Pomegranate, Russian #26 
Punica granatum “Russian #26”

Pomegranate is the most ancient cultivated fruit still cultivated today. This sweet-tasting fruit is native to the Middle East and Central Asia and are considered sub-tropical cultivation. This makes a cold-hardy pomegranate an extraordinary find. Russian #26 was found approximately 60 years ago in southern Russian and was the twenty-sixth tree in the orchard row -- another strange story of plant naming! Russian #26 has proven to be more cold-tolerant than other, better-known cold-hardy species of pomegranate.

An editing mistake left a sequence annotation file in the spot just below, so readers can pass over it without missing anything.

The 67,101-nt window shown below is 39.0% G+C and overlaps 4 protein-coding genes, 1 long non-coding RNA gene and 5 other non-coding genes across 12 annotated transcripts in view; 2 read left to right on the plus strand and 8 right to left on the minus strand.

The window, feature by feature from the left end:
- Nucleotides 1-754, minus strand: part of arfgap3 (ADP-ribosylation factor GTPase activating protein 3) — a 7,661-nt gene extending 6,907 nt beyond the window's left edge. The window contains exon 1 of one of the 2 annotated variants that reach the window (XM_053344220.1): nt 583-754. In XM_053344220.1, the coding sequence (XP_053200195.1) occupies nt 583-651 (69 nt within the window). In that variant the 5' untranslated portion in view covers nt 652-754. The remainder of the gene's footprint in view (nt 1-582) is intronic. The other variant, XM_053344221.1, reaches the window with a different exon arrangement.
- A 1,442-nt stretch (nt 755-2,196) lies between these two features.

Russian #26 is self-pollinating and has experienced no freeze-back when grown in Central Texas. It is classified as viable in USDA zone 6a through 11. This species produces bright orange fruit which is considered one of the sweetest, most succulent fruit available. It is highly recommended for home orchards. The tree seldom reaches 10 foot when mature and is consistently 10 to 12 feet wide. It can really take the heat and should be cited in full sun for maximum fruit production. The plant can tolerate clay, but the soil must be well-drained. Once established, Russian #26 is a low-water usage plant.
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